Whose Skin Covering Is This? By The Nature Collection for British Wildlife

Skin Coverings for Vertebrates

Animals have a huge variety of skin coverings. They are different colours and textures, each evolved to suit the animal's habitat and way of life. Many are coloured for camouflage but some have bright colours for display or special designs to startle a predator.

Mammals have hair on their body, which keeps them warm. Mammals are warm blooded which means that they need to keep their body at a constant temperature. Many mammal species grow a thicker coat in winter to keep them warm.

Hair is made of keratin, as are hooves and finger nails. Hair can be different colours but is often brown, for camouflage. The colour and texture changes on different parts of the body. Hairs on top of the body have to protect the animal from the wind and rain.

Birds have feathers all over their skin but usually not on the legs and feet. Feathers are different colours, textures and shapes depending on their function. Without feathers, birds could not fly. Feathers are also important for camouflage and display for males, to win a mate.

Birds are warm blooded too, so the feathers help them to keep warm. (They are so good at keeping the heat in, we often use duck or goose feathers in our duvets or winter jackets!) Feathers are made of keratin, like mammal hair and nails.

ReptileĀ skin is covered in hard, dry scales. These protect the body against knocks and scratches and keeps the body moist inside. Scales are often coloured, for camouflage.

Scales vary in size and shape depending on where they are on the body. The scales underneath the body catch on the rough surface of the ground, creating friction, which helps a snake to move.

Scales are made of keratin like our hair and nails. When reptiles grow, they shed their outer skin, which covers the scales.

Reptiles are cold blooded, so do not need to warm up. Their body temperature just matches the temperature of the surrounding air. Many hibernate in winter, when it becomes too cold.

Amphibians have thin, moist skin, with no hair, scales or feathers. Toads have warts all over their skin. The skin creates a layer of mucous which covers their body and keeps it moist and slippery. The skin is often well camouflaged, in greens and browns.

Amphibians can absorb oxygen and pass carbon dioxide out through the skin, which means they can actually breathe underwater. Water also passes though amphibian skin.

Amphibians are cold blooded. They hibernate in winter, maybe at the bottom of a pond or under a log.

Fish have scales all over their body. The scales overlap, like armour. They protect the fish from the environment and from predators. Some are coloured and many reflect light underwater, to help with camouflage.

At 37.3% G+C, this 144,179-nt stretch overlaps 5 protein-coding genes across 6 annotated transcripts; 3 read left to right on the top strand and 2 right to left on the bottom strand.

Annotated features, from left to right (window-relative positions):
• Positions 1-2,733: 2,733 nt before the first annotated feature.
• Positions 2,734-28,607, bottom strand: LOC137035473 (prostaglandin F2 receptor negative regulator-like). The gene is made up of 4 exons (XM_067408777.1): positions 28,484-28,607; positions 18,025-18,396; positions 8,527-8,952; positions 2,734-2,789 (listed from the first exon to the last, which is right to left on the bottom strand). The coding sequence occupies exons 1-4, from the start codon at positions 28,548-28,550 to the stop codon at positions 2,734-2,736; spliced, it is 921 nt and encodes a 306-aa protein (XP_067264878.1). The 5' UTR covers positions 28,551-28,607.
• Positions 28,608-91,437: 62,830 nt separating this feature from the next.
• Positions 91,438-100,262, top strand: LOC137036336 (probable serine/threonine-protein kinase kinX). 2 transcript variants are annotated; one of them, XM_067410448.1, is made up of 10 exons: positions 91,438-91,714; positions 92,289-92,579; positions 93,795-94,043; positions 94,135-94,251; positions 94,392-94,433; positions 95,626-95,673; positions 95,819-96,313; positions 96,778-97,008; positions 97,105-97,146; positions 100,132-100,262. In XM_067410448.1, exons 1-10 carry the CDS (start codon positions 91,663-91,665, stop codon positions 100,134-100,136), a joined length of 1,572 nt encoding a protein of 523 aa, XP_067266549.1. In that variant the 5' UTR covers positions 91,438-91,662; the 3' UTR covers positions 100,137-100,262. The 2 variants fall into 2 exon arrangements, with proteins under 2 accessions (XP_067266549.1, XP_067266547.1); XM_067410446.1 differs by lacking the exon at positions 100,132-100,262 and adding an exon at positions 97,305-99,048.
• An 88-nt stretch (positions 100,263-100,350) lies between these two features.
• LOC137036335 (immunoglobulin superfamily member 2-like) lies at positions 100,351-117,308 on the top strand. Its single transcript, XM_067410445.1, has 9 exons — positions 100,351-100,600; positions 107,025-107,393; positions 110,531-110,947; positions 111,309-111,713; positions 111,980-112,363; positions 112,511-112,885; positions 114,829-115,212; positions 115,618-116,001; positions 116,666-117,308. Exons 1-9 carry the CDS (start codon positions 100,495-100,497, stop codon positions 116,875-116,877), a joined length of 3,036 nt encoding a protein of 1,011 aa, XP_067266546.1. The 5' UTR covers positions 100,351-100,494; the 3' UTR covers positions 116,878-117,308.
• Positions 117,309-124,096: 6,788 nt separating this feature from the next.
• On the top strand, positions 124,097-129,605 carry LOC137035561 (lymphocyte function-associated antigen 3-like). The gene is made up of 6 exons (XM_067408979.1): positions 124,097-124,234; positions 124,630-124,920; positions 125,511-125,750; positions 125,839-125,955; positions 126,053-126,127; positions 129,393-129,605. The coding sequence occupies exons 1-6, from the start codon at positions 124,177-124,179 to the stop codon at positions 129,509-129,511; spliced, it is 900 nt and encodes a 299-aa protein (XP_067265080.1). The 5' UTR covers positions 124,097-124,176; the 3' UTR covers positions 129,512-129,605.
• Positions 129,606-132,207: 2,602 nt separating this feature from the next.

Scales make the surface of the body smooth, which helps fish glide through the water. They also prevent the fish from becoming dehydrated, keeping enough water inside their body.

Fish scales are different shapes and sizes in different areas of the body. Fish have a 'lateral line' along the centre of their body. They use this to sense pressure and movement in the water, to avoid capture or to catch their prey. The scales on this line have a gap in the middle.

Let's look at some skin coverings and see if you can identify the animal, they belong to.

Shades of ginger, white and black
Soft, under the belly
Tough, waterproof hair on top
Red Fox
Dark zigzag pattern, down the middle of the body
A venomous Adder
White, ginger and black feathers
Soft, for silent flight!
Feathers around the eye ring, showing the ear hole
Stunning Barn owl
Soft, fluffy, brown hair
Rabbit. Well camouflaged!
Sharp at one end and a ball where they join the skin, so they can twist in all directions!
Hedgehog at The British Wildlife Centre
See the line, for sensing movement and pressure in the water
Reflect the light!
Chub fish
Black and white stripes!
Tough, bristly hair. Used for shaving brushes!
The skin is tough, leather inside
Striped, wing feather
Blue and black! Under a microscope.
Empty eyes!
Skin which has grown to cover different shaped scales. Rounded scales on top of the body and rectangles below, for moving across the ground.
Grass snake
Short, soft grey and brown hair
Pads under the feet for a soft landing
Claws for gripping tree trunks and branches!
Grey squirrel
Iridescent blue
Wing feather
Beautiful barbs!
Mallard duck
Well-camouflaged frog! No shedding skin!